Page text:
Disappointment or Cruel Optimism?
Before arrival, the partners of international students envisioned Britain to be a land of plenty with plenty of work, plenty of cultural diversity and plenty of networks. Later they arrived in a Northern English university town with a predominately white British population. Work is hard to find – especially for temporary migrants – and feelings of isolation and loneliness are daily companions.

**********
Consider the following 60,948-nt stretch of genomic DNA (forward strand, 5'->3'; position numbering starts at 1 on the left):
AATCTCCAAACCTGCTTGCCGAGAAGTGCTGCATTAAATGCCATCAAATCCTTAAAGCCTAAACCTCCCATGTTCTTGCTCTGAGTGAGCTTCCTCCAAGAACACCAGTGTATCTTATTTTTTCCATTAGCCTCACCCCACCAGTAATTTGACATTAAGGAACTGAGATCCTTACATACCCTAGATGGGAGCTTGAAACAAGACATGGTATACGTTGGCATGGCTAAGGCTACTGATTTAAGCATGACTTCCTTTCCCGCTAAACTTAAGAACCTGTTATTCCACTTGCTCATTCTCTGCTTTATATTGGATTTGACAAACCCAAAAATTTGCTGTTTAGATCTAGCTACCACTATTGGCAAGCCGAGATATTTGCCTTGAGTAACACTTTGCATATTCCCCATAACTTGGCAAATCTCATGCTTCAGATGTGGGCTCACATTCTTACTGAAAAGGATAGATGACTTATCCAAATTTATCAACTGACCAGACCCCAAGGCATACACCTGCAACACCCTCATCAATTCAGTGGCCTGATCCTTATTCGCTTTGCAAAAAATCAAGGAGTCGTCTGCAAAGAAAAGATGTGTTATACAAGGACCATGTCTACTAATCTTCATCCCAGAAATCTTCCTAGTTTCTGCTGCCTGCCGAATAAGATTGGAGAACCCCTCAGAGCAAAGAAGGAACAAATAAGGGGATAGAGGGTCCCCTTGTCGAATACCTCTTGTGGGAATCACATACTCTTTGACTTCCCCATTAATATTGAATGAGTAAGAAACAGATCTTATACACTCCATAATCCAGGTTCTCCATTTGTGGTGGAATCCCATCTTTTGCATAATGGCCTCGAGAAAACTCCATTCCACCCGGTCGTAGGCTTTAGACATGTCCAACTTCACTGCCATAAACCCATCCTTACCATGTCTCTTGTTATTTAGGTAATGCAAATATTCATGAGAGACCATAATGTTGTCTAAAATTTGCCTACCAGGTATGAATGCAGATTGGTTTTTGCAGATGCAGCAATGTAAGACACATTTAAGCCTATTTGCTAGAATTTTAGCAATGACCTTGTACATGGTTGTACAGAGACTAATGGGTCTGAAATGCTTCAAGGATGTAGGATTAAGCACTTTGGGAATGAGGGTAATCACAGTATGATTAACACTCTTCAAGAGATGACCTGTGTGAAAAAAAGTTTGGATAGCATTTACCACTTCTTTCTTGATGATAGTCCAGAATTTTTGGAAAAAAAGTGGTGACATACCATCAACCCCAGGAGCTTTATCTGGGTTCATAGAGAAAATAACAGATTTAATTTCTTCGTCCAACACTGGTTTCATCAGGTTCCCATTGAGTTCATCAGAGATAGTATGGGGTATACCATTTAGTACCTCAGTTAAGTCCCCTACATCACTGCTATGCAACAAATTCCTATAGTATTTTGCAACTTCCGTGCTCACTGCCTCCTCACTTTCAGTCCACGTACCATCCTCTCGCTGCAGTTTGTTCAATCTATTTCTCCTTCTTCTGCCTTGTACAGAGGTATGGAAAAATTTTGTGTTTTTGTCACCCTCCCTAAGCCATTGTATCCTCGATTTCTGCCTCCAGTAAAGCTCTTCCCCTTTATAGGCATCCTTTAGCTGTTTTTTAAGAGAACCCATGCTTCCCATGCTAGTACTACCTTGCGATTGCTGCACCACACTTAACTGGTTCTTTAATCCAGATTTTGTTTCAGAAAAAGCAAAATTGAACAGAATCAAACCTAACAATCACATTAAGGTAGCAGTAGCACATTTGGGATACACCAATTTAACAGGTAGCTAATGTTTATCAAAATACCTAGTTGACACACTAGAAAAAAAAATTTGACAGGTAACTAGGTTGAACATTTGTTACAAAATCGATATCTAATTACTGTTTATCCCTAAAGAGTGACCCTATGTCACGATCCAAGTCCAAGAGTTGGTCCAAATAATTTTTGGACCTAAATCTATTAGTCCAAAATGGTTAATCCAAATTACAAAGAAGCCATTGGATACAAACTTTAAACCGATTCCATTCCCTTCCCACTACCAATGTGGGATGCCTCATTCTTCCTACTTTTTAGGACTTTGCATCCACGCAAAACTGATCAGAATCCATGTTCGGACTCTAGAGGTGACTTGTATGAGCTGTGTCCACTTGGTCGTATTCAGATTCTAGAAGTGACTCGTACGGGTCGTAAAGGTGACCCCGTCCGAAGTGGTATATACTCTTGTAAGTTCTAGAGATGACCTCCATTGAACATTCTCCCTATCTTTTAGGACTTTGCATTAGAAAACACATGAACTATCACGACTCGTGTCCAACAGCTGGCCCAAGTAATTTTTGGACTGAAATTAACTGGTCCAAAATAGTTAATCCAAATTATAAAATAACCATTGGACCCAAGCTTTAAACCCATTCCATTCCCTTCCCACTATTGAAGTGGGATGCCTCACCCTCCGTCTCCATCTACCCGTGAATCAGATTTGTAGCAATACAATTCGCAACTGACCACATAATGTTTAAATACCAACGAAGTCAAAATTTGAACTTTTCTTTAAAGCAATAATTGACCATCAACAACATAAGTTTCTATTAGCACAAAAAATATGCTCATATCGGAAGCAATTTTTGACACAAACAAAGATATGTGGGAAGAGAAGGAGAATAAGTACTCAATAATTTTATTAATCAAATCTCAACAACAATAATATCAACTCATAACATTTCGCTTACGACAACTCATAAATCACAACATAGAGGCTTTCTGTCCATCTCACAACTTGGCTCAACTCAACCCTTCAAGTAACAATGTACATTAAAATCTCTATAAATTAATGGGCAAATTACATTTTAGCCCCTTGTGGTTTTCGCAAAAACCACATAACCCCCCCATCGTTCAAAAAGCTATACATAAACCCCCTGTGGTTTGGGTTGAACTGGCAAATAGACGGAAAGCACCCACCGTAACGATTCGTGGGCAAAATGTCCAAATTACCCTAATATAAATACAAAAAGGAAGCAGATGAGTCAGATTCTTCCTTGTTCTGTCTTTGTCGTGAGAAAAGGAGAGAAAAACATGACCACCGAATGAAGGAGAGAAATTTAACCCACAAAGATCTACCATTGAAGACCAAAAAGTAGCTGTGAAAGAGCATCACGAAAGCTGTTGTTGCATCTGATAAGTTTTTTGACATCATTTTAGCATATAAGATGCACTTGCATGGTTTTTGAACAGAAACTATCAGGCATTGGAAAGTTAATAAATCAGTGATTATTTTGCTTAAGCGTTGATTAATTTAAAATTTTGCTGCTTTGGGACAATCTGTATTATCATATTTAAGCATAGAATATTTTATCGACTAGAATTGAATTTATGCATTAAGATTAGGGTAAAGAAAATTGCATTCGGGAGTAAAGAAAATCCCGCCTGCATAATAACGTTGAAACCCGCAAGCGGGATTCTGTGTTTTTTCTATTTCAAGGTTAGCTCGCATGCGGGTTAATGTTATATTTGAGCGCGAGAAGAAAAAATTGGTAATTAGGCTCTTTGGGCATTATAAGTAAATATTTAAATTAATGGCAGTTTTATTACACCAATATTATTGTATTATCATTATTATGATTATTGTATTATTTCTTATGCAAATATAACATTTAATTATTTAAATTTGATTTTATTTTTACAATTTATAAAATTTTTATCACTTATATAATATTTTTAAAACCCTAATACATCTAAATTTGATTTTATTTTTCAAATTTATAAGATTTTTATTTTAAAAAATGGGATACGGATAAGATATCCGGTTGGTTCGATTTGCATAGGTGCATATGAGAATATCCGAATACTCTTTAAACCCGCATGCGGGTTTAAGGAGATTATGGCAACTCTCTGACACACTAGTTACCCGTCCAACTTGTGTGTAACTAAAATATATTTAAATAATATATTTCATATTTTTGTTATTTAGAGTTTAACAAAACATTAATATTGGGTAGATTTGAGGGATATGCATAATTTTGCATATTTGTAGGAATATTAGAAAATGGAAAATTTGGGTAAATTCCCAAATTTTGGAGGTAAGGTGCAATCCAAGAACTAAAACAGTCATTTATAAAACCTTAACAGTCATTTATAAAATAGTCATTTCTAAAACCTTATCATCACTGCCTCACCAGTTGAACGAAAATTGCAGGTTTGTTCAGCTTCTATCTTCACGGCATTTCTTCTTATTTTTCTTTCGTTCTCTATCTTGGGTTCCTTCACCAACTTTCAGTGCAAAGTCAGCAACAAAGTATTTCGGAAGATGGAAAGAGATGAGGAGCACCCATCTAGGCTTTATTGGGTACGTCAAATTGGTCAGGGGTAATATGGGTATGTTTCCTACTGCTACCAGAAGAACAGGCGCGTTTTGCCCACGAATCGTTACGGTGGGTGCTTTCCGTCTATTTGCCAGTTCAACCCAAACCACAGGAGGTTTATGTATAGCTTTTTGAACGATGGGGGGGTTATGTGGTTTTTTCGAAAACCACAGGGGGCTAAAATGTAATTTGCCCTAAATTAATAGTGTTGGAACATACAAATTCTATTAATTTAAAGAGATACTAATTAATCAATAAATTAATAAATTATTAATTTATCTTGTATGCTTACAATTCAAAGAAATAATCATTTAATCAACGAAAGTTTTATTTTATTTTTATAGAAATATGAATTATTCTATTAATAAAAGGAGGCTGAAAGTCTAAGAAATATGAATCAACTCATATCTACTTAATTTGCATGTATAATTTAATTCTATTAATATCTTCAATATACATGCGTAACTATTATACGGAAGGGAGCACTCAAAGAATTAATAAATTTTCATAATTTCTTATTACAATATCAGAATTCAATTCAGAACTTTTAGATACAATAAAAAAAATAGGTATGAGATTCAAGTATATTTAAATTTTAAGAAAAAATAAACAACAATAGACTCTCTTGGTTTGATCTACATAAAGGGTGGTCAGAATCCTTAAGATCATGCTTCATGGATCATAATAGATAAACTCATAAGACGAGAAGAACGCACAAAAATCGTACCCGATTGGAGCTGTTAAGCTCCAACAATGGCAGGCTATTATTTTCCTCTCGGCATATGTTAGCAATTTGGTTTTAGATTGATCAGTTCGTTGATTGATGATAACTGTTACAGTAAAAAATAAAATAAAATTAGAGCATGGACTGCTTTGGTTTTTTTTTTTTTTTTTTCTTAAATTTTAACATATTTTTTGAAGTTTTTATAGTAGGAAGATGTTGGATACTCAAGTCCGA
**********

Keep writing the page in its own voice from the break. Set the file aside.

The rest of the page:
In this paper I discuss how instead of allowing feelings of disappointment to determine their well-being, the families of international students in this study focus on their homemaking and apply cruel optimism, which names a relation of attachment to compromised conditions of possibility, to create what I call an intimate diasporic space in the home. I highlight how they use emotional domestic labour to create such a space, and how they envision their actions to be beneficial for their future careers.